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Camp Wekeela is a traditional co-ed summer camp for boys and girls ages 7-16. Camp Wekeela, a resident camp, caters to families spanning the United States and the world (including Europe and South America) creating a culturally diverse environment for campers of all ages.

The beautiful lake front campus is situated on Little Bear Pond in the town of Hartford, Maine. Camp Wekeela is 20 minutes north of Lewiston-Auburn in the Oxford County region of Maine. The facility is approximately fifty minutes from Portland Airport, three hours from Boston and six hours from the New York Metropolitan Area. [1]


In 1922, Emma Graumann opened a camp for girls on the shores of Little Bear Pond called We-You-Wega. After World War II, Joe and Francis Weene took over Camp We-you Wega and turned into a boys' camp, and named Wekeela. They came up with the current name by blending their last name with the names of their sons Ken and Larry (We+kee+la).

In 1970, Claire and Dusty Drew purchased Camp Wekeela turning it into a co-ed camp, selling it in 1981 to Laurie and Eric Scoblionko. [2]

In 1997, Ephram Caflun became the Assistant Director of Camp Wekeela. He was joined by Lori Caflun his wife and their children. In 2005 the Newman's and Waldman's of Camp Indian Acres and Camp Forest Acres assumed ownership of Wekeela. In 2008, Ephram and Lori loved Wekeela so much they purchased the camp. To this day, they continue to maintain and honor Wekeela's traditions. Wekeela alumni from as far back as the 1940s regularly hold reunions at camp and throughout the world.


Camp Wekeela has twenty-three rustic cabins, all with indoor bathrooms and showers. The campus also includes a dining hall (for seating up to 400), a performing arts building with an indoor and outdoor stage and a gymnasium. Camp Wekeela has abundant recreational facilities and scenic nature preserves spanning sixty plus acres right next to Little Bear Pond. Some of these recreational facilities include horseback riding, tennis courts, baseball diamonds, soccer fields, basketball courts, hockey rink, lacrosse fields, beach volley ball court, climbing tower, natural rock climbing wall, zip-line, high and low ropes course, environmental sciences building, culinary arts building, gymnastics pavilion, photography studio, dance center, weight room, radio building, creative arts center, and a large waterfront for swimming, water-skiing, sailing, windsurfing, kayaking, fishing, and scuba diving.



Wekeela's campus can accommodate approximately 300 campers at any time.[3]

Wekeela's diverse population of campers come from 39 states and 12 foreign countries. The majority come from California, Connecticut, Florida, Illinois, Michigan, Maryland, Massachusetts, New York, New Jersey, Ohio and Pennsylvania. While these areas represent the largest concentrations, campers come from all over the United States as well as Europe, and South America.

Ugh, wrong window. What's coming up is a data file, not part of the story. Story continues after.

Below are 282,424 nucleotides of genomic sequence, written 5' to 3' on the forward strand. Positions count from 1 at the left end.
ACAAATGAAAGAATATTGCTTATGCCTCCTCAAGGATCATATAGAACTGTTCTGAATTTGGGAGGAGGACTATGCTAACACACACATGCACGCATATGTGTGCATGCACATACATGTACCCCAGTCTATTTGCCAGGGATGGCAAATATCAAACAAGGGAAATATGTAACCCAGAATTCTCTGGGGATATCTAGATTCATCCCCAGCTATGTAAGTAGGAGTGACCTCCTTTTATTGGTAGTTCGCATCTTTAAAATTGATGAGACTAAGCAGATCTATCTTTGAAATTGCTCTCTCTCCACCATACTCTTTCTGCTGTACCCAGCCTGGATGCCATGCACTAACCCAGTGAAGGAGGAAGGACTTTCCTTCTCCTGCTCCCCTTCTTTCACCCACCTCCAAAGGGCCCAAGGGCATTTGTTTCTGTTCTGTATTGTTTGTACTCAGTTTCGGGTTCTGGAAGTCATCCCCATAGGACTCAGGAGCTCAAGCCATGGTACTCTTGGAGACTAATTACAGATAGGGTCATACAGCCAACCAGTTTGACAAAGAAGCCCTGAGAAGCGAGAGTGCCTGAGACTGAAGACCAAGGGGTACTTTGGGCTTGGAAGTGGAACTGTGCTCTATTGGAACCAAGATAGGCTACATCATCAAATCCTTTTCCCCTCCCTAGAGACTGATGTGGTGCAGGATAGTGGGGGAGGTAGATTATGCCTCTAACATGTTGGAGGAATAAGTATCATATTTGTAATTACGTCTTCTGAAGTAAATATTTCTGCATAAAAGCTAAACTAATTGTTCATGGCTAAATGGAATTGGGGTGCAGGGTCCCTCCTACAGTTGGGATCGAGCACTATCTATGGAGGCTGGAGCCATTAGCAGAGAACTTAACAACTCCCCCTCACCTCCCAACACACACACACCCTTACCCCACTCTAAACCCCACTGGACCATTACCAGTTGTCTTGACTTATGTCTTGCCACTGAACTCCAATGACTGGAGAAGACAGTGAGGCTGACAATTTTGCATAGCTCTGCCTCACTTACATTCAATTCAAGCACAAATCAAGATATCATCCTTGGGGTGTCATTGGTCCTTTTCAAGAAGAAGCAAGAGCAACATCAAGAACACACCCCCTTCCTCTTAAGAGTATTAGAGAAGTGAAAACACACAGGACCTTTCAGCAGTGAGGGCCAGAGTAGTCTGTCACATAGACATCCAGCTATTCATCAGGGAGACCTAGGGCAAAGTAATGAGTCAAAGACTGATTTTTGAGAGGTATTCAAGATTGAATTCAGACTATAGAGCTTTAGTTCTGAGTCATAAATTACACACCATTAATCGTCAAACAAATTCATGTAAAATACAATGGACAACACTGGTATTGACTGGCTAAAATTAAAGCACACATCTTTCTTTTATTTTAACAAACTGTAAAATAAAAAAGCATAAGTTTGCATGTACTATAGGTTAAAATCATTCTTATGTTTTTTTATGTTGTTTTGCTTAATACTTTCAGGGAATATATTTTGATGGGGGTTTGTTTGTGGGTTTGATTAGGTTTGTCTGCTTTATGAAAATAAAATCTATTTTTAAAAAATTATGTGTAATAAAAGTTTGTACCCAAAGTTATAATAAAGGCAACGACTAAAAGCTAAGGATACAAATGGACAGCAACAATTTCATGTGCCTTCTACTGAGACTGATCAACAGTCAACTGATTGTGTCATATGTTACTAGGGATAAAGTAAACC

Camp Wekeela has a 2:1 camper to staff ratio. All prospective staff members go through an intense interview process with extensive background checks. Wekeela has department heads, group leaders and counselors that come to camp from the United States, Europe, South Africa, Austrailia, New Zealand and South America. Many of the staff are former Wekeela campers.


Camp Wekeela offers 7 week, 4 week, 3 week and 2 week sessions.


Water Sports

Swimming, sailing, water-skiing, wakeboarding, canoeing, kayaking, windsurfing, bumper tubing, water trampolines.

Land Sports

Archery, baseball, basketball, disc golf, flag football, fitness, golf, gymnastics, lacrosse, street hockey, soccer, frisbee, beach volleyball.

Creative/Performing Arts

Painting, drawing, tie-dye, pottery, woodworking, rocketry, photography, jewelry, musical theater, dance, radio, video, electric/acoustic guitars, piano, drums.


USTA pro instruction and tournaments.

Outdoor Adventure

High/low ropes, rock wall, climbing tower, trailblazing, campfire cooking, orienteering, rappelling, zip lines.

Culinary Arts

Cooking, Baking, Nutrition, Culture

Environmental Education and Animal Care

Horseback riding


Camping, day hikes, whitewater rafting, ocean surfing, teen trips to New England, Canada, Arizona, Utah and Nevada


Inter-camps are when two camps compete against each other in a specific sport. According to Ephram Caflun, although participants play competitively and certainly like to win, emphasis is placed on participation and sportsmanship. [4]


College Weekend[edit]

During the first session, Wekeela has an all camp competition known as College Weekend. The camp is split into four teams. The four teams compete and are judged based on sport events, spirit events and sportsmanship.[5]

Color War[edit]

During the second session, Wekeela has an all camp competition known as Color War. The camp is split into 2 teams. The two teams compete in various activities including sports, spirit events, silent meals, presentations and sportsmanship.

Color War teams of the past decade:

  • 2000: Green Phoenix v. White Angels
  • 2001: White Pegasus v. Green Ninjas
  • 2002: Green Jedi v. White Funk
  • 2003: White Wave v. Green Jungle
  • 2004: Green Assassin v. White Storm
  • 2005: White Light v. Green Dream
  • 2006: Green Revolution v. White Ice
  • 2007: White Mustang v. Green Gorillas
  • 2008: Green Hydra v. White Poseidon
  • 2009: White Tribe v. Green Monsters
  • 2010: Green Android v. White Nike

Camp Fires[edit]

Once a week Camp Wekeela has a campfire. Campers and counselors are encouraged to sing songs, tell jokes, read poems and tell stories. Camp fires are special because it is a time for the entire camp to get together as one in a place Wekeela calls the council ring.


Camp Wekeela is an accredited member of the American Camping Association. [6]


External Links[edit]

Camp Wekeela Official Website

Camp Wekeela Interactive Map